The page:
The Cheng-Wang Family
Travelers: Lei Cheng, her daughter Ava Wang, and Lei’s mother, Hua Liu
Destinations: San Francisco, Los Angeles, New York City, and Washington, D.C.
Dates: June 22-July 14, 2013
Cost: About RMB 99,000. Three round-trip tickets from Beijing to San Francisco via Hong Kong on Cathay Pacific cost RMB 21,000. Flights within the US to other cities totaled RMB 12,000. Three weeks of hotel stays came to a total of RMB 30,000. The travelers spent an additional RMB 18,000 on meals, ground transportation like a Greyhound bus to D.C. from New York City, and admissions to various attractions. Finally, they spent another RMB 18,000 shopping for clothes and gifts.
Planning: Lei bought plane tickets through CTrip (ctrip.com), and bought US flights on the websites of Virgin America, Delta, and United, but checked prices on Sky Scanner first
(skyscanner.com). For hotels, she booked through Hotels.com and Booking.com, both of which offer a free cancellation policy. For travel advice, Lei used Trip Advisor.
My mother and daughter had never been to the US, so we visited most of the major attractions – the more touristy, the better. We hit up Fisherman’s Wharf and Alcatraz prison in San Francisco; the kitschy (and sleazy) Hollywood Walk of Fame in LA; Times Square – which looks brighter at night than during the day – in New York City; and traipsed up and down National Mall in DC.
First stop, San Francisco. No other city could have left a better first impression of the US. Family-friendly, wallet-friendly, Asian-friendly. At a cool, drizzly 17 degrees Celsius, it was perfect walking weather. We strolled through Chinatown and Little Italy, then down to Fisherman’s Wharf; we listened to blues on the pier while scoffing clam chowder in sourdough bread bowls; and we walked to Boudin’s Bakery, where Ava was fascinated by the making of giant teddy bear loaf and received a small turtle-shaped sourdough as a gift.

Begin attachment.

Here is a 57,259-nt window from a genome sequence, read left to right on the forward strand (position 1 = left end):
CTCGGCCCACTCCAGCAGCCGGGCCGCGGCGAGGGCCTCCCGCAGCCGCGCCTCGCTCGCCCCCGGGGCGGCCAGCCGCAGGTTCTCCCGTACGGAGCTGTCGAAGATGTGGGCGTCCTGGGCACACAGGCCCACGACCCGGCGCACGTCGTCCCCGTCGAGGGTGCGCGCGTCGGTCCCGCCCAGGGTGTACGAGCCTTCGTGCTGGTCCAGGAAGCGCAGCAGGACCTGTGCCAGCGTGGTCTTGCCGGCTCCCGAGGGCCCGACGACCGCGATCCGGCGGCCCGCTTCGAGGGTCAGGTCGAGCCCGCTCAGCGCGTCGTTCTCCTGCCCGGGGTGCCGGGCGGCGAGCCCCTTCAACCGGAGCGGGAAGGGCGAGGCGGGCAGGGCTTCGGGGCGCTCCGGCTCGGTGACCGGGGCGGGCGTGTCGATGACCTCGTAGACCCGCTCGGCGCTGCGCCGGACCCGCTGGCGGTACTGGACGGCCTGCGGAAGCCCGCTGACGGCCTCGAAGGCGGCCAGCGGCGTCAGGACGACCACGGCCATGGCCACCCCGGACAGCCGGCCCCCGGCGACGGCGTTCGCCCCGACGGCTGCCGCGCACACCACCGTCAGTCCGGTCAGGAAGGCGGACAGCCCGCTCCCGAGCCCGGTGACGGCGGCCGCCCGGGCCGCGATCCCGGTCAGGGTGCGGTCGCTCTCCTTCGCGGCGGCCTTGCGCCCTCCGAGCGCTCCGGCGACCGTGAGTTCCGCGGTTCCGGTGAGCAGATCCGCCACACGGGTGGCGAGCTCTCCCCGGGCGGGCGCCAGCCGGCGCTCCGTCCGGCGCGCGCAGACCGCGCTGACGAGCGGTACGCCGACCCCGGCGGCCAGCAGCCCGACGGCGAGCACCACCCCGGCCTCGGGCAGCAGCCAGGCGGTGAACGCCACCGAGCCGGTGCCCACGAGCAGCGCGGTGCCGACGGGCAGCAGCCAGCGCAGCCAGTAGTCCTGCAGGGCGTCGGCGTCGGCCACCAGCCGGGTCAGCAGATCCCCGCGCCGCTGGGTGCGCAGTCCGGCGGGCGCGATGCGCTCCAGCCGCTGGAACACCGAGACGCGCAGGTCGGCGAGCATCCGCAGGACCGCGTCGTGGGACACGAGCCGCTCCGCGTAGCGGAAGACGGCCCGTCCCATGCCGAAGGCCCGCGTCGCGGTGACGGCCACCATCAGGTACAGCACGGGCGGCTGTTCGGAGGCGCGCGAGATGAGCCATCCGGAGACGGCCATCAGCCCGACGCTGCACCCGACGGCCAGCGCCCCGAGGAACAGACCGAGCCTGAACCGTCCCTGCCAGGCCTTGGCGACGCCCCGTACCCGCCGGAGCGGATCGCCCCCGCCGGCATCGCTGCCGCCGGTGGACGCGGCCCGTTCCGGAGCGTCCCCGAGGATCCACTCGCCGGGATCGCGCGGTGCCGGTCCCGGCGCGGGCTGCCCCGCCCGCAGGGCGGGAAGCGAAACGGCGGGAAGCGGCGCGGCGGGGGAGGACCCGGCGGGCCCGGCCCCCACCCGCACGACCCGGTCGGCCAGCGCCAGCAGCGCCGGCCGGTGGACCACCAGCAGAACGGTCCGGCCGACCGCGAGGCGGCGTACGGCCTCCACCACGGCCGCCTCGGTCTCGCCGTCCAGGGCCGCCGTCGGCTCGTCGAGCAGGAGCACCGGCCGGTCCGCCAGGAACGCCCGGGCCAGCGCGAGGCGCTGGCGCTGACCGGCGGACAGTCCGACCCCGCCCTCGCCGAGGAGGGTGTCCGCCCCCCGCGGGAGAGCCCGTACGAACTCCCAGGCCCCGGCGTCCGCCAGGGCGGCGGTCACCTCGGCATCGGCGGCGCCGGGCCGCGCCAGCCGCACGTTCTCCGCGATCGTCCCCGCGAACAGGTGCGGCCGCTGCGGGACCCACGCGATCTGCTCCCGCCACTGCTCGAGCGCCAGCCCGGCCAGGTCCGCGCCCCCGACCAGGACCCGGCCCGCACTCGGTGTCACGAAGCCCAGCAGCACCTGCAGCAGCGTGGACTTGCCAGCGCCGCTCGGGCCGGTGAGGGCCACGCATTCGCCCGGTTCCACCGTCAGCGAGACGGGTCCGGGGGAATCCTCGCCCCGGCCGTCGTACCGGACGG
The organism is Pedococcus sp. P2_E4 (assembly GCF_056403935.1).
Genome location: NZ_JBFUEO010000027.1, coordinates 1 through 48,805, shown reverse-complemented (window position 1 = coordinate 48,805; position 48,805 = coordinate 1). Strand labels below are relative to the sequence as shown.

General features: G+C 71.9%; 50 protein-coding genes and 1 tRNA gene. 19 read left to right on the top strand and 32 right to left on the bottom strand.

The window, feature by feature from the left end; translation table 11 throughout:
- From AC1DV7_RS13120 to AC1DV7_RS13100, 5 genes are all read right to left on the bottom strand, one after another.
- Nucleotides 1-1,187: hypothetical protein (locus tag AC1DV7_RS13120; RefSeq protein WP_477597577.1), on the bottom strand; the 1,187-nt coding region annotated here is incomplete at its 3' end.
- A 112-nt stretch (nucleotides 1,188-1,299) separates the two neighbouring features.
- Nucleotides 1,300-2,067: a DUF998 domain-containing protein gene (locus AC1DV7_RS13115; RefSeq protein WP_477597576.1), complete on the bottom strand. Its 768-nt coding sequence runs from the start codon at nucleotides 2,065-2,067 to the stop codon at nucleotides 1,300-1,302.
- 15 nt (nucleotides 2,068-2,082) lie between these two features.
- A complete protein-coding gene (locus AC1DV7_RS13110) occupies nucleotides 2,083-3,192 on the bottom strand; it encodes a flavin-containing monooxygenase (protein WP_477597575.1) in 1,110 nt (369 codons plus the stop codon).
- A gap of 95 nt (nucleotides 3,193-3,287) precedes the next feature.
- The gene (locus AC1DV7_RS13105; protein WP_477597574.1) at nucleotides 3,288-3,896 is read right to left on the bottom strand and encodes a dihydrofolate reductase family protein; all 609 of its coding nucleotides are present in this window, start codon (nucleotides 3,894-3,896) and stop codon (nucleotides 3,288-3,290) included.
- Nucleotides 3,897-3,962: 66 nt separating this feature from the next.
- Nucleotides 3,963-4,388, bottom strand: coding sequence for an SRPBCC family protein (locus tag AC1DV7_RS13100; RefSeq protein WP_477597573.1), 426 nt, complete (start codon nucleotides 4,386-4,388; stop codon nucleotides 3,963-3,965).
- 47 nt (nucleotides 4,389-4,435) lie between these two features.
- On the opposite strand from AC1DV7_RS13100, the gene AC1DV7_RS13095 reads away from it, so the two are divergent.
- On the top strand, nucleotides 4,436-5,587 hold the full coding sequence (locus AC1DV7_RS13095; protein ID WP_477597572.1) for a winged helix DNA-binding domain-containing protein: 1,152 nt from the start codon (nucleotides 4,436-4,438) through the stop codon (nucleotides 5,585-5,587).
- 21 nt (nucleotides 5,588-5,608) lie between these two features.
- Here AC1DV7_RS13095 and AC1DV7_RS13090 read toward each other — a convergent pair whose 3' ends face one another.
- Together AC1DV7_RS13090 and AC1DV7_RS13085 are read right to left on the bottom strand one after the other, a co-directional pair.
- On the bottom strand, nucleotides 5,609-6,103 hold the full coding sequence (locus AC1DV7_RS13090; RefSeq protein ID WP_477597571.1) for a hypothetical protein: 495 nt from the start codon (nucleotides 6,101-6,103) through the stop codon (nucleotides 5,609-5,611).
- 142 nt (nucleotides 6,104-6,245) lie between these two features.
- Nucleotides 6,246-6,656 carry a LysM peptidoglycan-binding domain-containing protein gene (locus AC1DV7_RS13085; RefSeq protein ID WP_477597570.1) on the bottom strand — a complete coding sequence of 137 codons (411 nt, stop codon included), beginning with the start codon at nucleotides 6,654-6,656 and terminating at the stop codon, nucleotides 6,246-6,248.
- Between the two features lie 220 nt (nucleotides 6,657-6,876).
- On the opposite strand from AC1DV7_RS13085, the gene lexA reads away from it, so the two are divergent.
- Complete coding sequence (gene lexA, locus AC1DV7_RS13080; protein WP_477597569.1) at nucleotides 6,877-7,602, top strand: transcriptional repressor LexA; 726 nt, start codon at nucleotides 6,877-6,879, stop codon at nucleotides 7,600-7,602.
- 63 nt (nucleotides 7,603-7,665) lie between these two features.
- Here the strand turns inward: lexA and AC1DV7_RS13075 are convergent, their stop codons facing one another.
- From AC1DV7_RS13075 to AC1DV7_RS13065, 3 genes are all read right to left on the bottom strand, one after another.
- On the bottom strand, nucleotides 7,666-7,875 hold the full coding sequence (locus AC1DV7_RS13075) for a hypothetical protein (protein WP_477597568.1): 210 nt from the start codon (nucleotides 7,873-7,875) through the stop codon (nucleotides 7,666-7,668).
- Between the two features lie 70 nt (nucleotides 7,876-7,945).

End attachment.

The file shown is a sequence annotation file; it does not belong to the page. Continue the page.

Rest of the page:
A surprising success was Children’s Fairyland in San Francisco, a place that has delighted children (most suitable for kids under 8) for more than half a century. Everything is child-sized and super cute. There’s a mini Ferris wheel, a mini train, a carousel with ponies instead of horses, and a pumpkin-shaped kiosk. The daily puppet show was just as delightful for mom and grandma as it was for Ava.
Every place we went, we had seen or heard of on TV or in a movie. We went to the Bubba Gump restaurant chain with the famous Forrest Gump bench and box of chocolates; we remembered car chases with Sean Connery and Nicolas Cage in The Rock as we climbed the hilly San Francisco streets; and of course the Central Park fountain where Carrie Bradshaw met her nerdy beau in Sex and the City.
Even our hotel stays were historic: we stayed at the Omni Shoreham hotel in DC where parts of The Pelican Brief were shot, and in LA we stayed at the Roosevelt Hotel, where Marilyn Monroe shot her first advertisement and Shirley Temple learned to tap dance.
Our travels were filled with poignant moments. Ava and I got teary-eyed at the climax of the Broadway musical Cinderella, and we even saw a soprano singing my daughter’s favorite song, “A Whole New World” from Aladdin, at sunset on Santa Monica Pier.
The trip helped broaden Ava’s horizons; she now mentions Alcatraz in conversations, and after our visit to the moving “Daniel’s Story” exhibit at the Holocaust Museum in DC, she has become interested in the Holocaust and the events leading up to it. Ava’s physical stamina was surprising; we walked as much as seven hours one day, but refreshed by the occasional ice cream or splash at a water playground, she kept up with us.
The US was diverse enough to be enjoyable for all three generations. On any particular day, we could visit a kids’ attraction, throw in some shopping for me, and add some sightseeing and good food for my mom. It made a memorable trip for all three generations of women.
Spending Independence Day (July 4) in New York City sounded cool in theory, but in reality it meant long queues for the ferry and closures of places we wanted to visit, like the Staten Island Children’s Museum.
Though San Francisco and New York are top US destinations, they’re walking cities, and if you’re traveling with infants and toddlers, navigating these big cities with a stroller can be cumbersome.
The Smithsonian museums in DC are excellent for kids, as there are interactive exhibits, whereas standard art museums can be too stifling for young kids.
It’s possible to navigate LA without a car; we used the metro and buses to get around LA and San Francisco without much trouble. In DC, it’s better to hail cabs, as the public transport can be hard to deal with. See as much of NYC on foot as possible, as the metro can be hot and confusing.
Don’t worry. Crime-wise, the US isn’t as scary as the media makes it out to be. However in cities like New York, people can be brash and impatient.
photos courtesy of Lei Cheng
This article originally appeared on p32-33 of the beijingkids September 2013 issue.
Check out the PDF version online at Issuu.com